Important neurotransmitters include:
- Serotonin controls functions including mood, appetite and sleep. People with depression usually have lower levels of serotonin. Some medications that treat depression block the recycling, or reuptake, of serotonin by the sending neuron. So more serotonin stays in the synapse for the receiving neuron to obtain. This medication, called selective serotonin reuptake inhibitor (or SSRI) causes more normal mood functioning.
- Dopamine controls movement and aids the flow of information to the front of the brain, where thought and emotion take place. Low levels of dopamine can result in Parkinson’s disease, which affects the person’s ability to move and causes tremors, shaking and stiffness. Some research suggested that having too little dopamine in the thinking and feelings sections of the brain could play a role in schizophrenia and attention deficit hyperactivity disorder.
- Glutamate is the most common neurotransmitter. When it is releases, the chances that the neuron will fire increase. So it enhances the electrical flow among brain cells. It also may be involved in learning and memory. Problems in making or using glutamate have been linked in autism, obsessive compulsive disorder, schizophrenia and depression.
Regions of the brain
Many neurons working together form a circuit. And many circuits working together form specialized brain systems. Research into the causes of mental illness tend to focus on these regions:
- Amygdala activates the “fight-or-flight” response to confront or flee from a situation. Scientists are studying the amygdala’s involvement in anxiety disorders, including post-traumatic stress disorder and phobias.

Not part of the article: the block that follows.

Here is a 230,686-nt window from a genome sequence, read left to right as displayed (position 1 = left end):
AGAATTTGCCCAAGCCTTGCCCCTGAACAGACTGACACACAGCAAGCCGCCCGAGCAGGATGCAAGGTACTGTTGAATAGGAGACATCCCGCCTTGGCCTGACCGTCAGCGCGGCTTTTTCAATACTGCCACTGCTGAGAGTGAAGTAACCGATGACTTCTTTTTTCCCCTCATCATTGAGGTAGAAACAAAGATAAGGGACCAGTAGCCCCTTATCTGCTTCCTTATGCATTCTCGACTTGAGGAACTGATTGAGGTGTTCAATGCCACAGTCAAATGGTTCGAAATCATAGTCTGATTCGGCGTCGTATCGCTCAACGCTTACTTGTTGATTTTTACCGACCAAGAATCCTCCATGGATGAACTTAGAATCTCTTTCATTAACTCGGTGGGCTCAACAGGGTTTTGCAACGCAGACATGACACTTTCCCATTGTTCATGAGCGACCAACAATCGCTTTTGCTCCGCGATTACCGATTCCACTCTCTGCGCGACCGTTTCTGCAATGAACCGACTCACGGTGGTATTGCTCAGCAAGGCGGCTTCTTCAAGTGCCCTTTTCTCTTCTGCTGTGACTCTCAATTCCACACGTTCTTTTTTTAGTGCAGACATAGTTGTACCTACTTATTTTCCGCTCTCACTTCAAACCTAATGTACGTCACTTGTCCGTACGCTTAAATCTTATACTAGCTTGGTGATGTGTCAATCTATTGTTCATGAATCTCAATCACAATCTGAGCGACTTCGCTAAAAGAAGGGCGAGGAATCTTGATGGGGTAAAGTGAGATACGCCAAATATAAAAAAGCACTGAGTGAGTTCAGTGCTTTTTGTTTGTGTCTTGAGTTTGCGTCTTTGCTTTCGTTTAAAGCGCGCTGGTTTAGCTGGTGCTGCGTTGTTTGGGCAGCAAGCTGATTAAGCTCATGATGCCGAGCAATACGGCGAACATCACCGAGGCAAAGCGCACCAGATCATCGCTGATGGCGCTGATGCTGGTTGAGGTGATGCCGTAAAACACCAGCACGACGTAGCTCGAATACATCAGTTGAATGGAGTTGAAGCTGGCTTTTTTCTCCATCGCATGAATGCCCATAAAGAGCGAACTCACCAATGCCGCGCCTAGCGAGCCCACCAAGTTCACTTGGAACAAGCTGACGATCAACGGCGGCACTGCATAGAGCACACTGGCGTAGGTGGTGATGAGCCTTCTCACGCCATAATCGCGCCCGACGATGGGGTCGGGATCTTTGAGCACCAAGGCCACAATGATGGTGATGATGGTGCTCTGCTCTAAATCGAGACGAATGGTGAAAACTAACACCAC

- Prefrontal cortex is where the brain’s executive functions are. These include judgment, decision making and problem solving. The prefrontal cortex also works in short-term memory and retrieves long-term memory. It helps to control the amygdala during stressful events. Research shows the people with post-traumatic stress disorder and attention deficit hyperactivity disorder have reduced activity in the prefrontal cortex.
- Anterior cingulate cortex has many roles, including controlling blood pressure and heart rate. It also helps us respond when we sense a mistake, feel motivated, stay focused on a task and manage emotional reactions. Reduced activity or damage in this area is linked to attention deficit hyperactivity disorder, schizophrenia and depression.
- Hippocampus helps create and file memories. When it is damaged, the person can’t create new memories. However, the person can still remember past events and learned skills, as well as carry on a conversation, because those activities are in different parts of the brain. The hippocampus may be involved in mood disorders through its control of a major mood circuit called the hypothalamic-pituitary-adrenal axis.
No one expects caregivers to become brain scientists, but having a general understanding of the brain will help when learning about medicines and research. The more knowledge we have, the better.